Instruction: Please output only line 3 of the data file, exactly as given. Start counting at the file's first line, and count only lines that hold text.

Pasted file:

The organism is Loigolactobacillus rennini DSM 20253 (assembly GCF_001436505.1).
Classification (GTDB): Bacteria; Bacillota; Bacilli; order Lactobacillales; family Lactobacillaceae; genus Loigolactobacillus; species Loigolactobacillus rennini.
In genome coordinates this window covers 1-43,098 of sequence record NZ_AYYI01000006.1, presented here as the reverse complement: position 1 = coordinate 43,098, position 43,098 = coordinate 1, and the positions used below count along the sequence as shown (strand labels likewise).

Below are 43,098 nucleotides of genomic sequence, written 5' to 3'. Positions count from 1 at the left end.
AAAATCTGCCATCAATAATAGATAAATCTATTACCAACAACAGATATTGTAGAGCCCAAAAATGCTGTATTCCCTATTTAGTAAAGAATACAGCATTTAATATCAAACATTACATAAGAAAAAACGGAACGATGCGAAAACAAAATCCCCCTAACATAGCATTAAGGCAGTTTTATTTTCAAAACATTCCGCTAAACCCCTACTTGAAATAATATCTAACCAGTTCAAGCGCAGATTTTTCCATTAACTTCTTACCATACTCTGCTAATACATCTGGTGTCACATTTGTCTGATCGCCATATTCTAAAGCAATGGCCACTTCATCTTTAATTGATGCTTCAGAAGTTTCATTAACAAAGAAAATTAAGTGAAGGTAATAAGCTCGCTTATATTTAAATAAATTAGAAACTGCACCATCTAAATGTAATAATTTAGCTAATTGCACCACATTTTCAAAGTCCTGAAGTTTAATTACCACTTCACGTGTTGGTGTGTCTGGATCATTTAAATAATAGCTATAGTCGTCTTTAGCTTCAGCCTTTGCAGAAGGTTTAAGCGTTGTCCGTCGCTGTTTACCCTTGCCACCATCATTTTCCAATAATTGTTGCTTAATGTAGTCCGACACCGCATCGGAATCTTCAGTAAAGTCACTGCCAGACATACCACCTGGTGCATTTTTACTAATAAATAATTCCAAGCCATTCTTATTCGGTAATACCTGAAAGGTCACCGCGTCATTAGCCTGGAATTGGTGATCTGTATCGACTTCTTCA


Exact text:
In genome coordinates this window covers 1-43,098 of sequence record NZ_AYYI01000006.1, presented here as the reverse complement: position 1 = coordinate 43,098, position 43,098 = coordinate 1, and the positions used below count along the sequence as shown (strand labels likewise).